Bernanke Vs. Feirman On The Prospects For A Recovery In 2010
If actions taken by the Administration, the Congress, and the Federal Reserve are successful in restoring some measure of financial stability – and only if that is the case, in my view – there is a reasonable prospect that the current recession will end in 2009 and that 2010 will be a year of recovery.
– Federal Reserve Chairman Ben Bernanke, Semiannual Monetary Policy Report to the Congress, February 24
We mustn’t assume that all problems are solvable in the short period. There are problems that we cannot solve or which trying to solve them quickly may do more harm than good.
– Friedrich von Hayek on “Meet The Press”, June 22, 1975
Bernanke gave a good speech this morning and I’d recommend it to people to read. In the first section, “Recent Economic and Financial Developments and the Policy Responses”, he gives a good overview of the current crisis and government’s policy response.
But it’s a paragraph in the last section that to me is the key. He begins: “This outlook for economic activity is subject to considerable uncertainty, and I believe that, overall, the downside risks probably outweigh those on the upside.” I agree. He then goes on to say that the key to economic recovery is the government’s success or failure in “restoring some measure of financial stability”.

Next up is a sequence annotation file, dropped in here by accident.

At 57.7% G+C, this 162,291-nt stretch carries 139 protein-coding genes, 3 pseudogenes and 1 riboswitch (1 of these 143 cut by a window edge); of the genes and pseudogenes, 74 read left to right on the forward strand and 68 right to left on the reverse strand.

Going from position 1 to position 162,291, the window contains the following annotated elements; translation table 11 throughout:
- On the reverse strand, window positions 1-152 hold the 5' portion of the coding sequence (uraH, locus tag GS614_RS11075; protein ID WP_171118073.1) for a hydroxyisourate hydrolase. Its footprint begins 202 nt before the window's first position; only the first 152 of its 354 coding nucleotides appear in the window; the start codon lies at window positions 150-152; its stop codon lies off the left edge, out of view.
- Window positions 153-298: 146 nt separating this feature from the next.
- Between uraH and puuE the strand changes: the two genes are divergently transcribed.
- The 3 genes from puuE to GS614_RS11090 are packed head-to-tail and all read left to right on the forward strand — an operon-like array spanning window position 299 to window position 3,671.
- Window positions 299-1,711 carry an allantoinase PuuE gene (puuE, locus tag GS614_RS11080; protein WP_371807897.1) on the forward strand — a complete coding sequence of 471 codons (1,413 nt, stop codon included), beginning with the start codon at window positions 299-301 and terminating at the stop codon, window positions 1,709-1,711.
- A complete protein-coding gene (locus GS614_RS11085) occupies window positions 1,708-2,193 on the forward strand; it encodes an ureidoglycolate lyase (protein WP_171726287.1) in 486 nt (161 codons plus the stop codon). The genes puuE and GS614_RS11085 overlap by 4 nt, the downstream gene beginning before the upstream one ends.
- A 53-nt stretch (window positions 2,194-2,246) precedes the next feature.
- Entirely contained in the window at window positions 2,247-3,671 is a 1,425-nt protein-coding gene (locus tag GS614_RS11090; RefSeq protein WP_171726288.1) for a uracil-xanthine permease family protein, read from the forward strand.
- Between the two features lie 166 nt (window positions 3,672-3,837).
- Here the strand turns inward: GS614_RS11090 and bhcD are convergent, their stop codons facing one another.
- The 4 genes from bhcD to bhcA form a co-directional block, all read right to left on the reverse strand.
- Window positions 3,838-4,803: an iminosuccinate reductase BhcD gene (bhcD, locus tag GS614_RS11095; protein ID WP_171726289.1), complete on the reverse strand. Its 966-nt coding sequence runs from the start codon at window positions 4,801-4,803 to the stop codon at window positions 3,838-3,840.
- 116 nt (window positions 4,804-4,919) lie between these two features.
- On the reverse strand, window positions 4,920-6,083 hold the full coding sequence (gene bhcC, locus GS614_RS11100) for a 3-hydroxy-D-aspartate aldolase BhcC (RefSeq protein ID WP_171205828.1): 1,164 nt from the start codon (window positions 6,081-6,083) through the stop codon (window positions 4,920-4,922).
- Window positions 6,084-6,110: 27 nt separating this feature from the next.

I have the completely opposite view. I believe all these goverment policies are ultimately distortive. The market naturally restores equillibrium because individuals and businesses adapt themselves to the new reality. Businesses scale back their operations in response to decreased sales and profits. Unsustainable enterprise are liquidated and their labor and capital allocated to more efficient uses. Individuals cut back spending in response to decreased income and wealth (i.e. housing and stock market collapse). It is a process and it takes time – but it works. The real risk, in my opinion, is that government policies further de-stabilize the economy by impeding the market from making the necessary adjustments to the new economic reality.
Therefore, my conclusion is the exact inverse of Bernanke’s:
If the government stays out of the way to a great enough extent to allow the market to stabilize by its own natural tendencies – and only if that is the case, in my view – there is a reasonable prospect that the current recession will end in the next year or so and that 2010 will be a year of recovery.